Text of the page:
December 2000—NIEHS-supported researchers at The Johns Hopkins University School of Public Health find a strong correlation between exposure to particulate matter air pollution and death from all causes including cardiovascular and respiratory illnesses. This evidence strengthens the argument for maintaining air quality standards.
September 2001—NIEHS-supported grantees, particularly from the Worker Training Program, in and around New York City jointly monitored exposures and advised clean-up crews and residents exposed to hazardous conditions resulting from attacks on the World Trade Center. Air monitoring stations were established, and many research studies were begun to determine possible adverse health effects.
November 2001—NIEHS awards $37 million to five academic research organizations to form a Toxicogenomics Research Consortium. The technologies may be used on patients to tailor preventive, diagnostic, and treatment methods.
August 2002—NIEHS-supported researchers at the University of California, San Diego, discover that B. anthracis evades the host immune system using a toxin called lethal factor to destroy macrophages and spread throughout the body. These results may explain why anthrax infections proceed nearly undetected until the patient is very sick and near death.
April 2003—NIEHS grant recipients find that IQ scores for children with blood lead levels at 10 micrograms/dl were 7.4 points lower than for children at 1 microgram/dl. Surprisingly, the study also concludes that as blood lead increased from 10 to 30 micrograms/dl, there was a more modest decline in IQ scores, indicating that more damage occurs at lower levels for any given exposure. These results emphasize the importance of prevention and add further evidence that there is indeed no safe level of lead exposure.
October 2004—The largest study of its kind, the Sister Study begins looking at 50,000 sisters of women diagnosed with breast cancer to investigate environmental and genetic causes of breast cancer. The study is ongoing.
December 2004—Grantees at the Harvard School of Public Health and Brigham and Women's Hospital demonstrated that lifetime lead exposure may increase the risk of developing cataracts, the leading cause of blindness.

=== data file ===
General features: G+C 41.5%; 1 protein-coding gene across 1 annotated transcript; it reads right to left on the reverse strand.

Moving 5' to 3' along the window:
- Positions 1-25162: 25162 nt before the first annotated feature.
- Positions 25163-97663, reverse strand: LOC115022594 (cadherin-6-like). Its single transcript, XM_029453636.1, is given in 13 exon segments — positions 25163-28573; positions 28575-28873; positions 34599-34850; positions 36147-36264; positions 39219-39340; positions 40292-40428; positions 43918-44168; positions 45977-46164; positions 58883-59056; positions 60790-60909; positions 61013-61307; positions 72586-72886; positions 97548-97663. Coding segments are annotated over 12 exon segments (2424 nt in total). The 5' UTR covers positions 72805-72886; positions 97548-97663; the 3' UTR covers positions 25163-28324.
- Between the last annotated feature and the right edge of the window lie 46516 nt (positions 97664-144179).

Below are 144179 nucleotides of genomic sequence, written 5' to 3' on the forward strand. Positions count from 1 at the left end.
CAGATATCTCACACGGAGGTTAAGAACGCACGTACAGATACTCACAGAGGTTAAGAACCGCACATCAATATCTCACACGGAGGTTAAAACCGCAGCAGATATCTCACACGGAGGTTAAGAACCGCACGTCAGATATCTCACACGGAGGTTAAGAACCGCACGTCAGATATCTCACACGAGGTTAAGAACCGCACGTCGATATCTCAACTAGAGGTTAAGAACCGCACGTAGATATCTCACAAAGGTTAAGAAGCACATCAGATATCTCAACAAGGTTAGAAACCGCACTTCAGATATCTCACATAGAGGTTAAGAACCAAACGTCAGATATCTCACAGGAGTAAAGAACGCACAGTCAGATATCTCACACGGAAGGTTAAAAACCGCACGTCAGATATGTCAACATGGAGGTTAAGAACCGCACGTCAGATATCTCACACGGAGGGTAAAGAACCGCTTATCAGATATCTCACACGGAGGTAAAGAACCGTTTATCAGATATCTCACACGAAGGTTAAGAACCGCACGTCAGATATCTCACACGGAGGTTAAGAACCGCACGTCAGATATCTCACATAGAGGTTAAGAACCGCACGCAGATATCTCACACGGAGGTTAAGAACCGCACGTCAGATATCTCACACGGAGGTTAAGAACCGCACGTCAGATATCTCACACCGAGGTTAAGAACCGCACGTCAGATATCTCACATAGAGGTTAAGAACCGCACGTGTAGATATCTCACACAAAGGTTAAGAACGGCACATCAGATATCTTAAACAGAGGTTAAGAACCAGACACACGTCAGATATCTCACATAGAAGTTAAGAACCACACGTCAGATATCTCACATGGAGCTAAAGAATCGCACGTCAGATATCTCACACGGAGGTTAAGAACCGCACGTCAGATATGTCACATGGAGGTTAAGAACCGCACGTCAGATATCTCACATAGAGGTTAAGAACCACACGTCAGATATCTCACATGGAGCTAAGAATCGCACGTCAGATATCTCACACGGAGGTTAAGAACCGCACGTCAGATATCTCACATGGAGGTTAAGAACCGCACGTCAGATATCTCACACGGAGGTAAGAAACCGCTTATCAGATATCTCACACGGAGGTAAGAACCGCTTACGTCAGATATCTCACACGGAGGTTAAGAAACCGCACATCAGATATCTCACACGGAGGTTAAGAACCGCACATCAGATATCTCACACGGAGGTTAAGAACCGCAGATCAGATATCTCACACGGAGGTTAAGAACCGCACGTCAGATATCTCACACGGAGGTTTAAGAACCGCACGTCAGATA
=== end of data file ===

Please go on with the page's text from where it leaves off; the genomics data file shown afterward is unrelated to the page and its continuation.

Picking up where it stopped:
May 2005—A comparison study across seven different laboratories demonstrated how scientists can get more consistent and reliable results when using gene chips, or microarray technologies. Microarrays allow researchers to see which genes are active in both normal and diseased cells. In the past, scientists had trouble comparing microarray data from different sources. The new study shows that using a standardized process and commercially manufactured microarrays (rather than microarrays made in-house by each lab) leads to the best reproducible results.
May 2005—NIEHS released "A National Toxicology Program for the 21st Century: A Roadmap for the Future," which is a plan to strategically position NTP at the forefront of providing scientific data to affect public health.
June 2005—NIEHS brought together national and community leaders with researchers to sort out how a child's environment may increase risk for obesity and to identify how the environment can be changed to address this health epidemic. More than 700 people gathered for a two-day conference, "Environmental Solutions to Obesity in America's Youth."
February 2006—Two NIH initiatives aim to determine genetic and environmental roots of common diseases. One initiative seeks to identify the genetic and environmental underpinnings of common illnesses. The other creates a public-private partnership to accelerate genome association studies to find the genetic roots of widespread health problems.
May 2006—The NIEHS director unveiled a new strategic plan that emphasizes environmental health research as a way to better understand complex human diseases. It calls for inter-disciplinary teams of scientists to investigate a spectrum of disease factors, including environmental agents, genetics, age, diet, and activity levels.
October 2006—NIEHS researchers announce they successfully sequenced the DNA of 15 mouse strains most commonly used in biomedical research. More than 8.3 million genetic variations were discovered among the genomes of the 15 mouse strains. The data are available on a public website.
May 2007— NTP researchers announce that hexavalent chromium, or chromium 6, causes cancer in laboratory animals when consumed in drinking water. Earlier studies had shown that hexavalent chromium causes lung cancer in humans in certain occupational settings as a result of inhalation exposure. The new findings show that it can also cause cancer in animals when administered orally.
October 2007—The National Academies recognized the importance of toxicogenomic technologies in predicting effects on human health and recommends their integration into regulatory decision making. These tools can also provide important information to help identify individuals who are more susceptible to disease risks posed by certain environmental agents than the general population.
February 2008—NIEHS and NTP formally collaborated with NIH's National Human Genome Research Institute and the U.S. Environmental Protection Agency to improve the safety testing of chemicals. The collaboration creates a toxicity testing process using state-of-the-art robotic technologies that rely less on animals and more on cell-based tests to generate data specifically applicable to humans.
September 2008—NTP’s report on Bisphenol-A (BPA), a chemical used to make polycarbonate plastics and epoxy resins, found current human exposure to BPA to be of "some concern" for effects on development of the prostate gland and brain, and for behavioral effects in fetuses, infants, and children. NTP uses a 5-level scale ranging from negligible to serious, with "some concern" being the midpoint.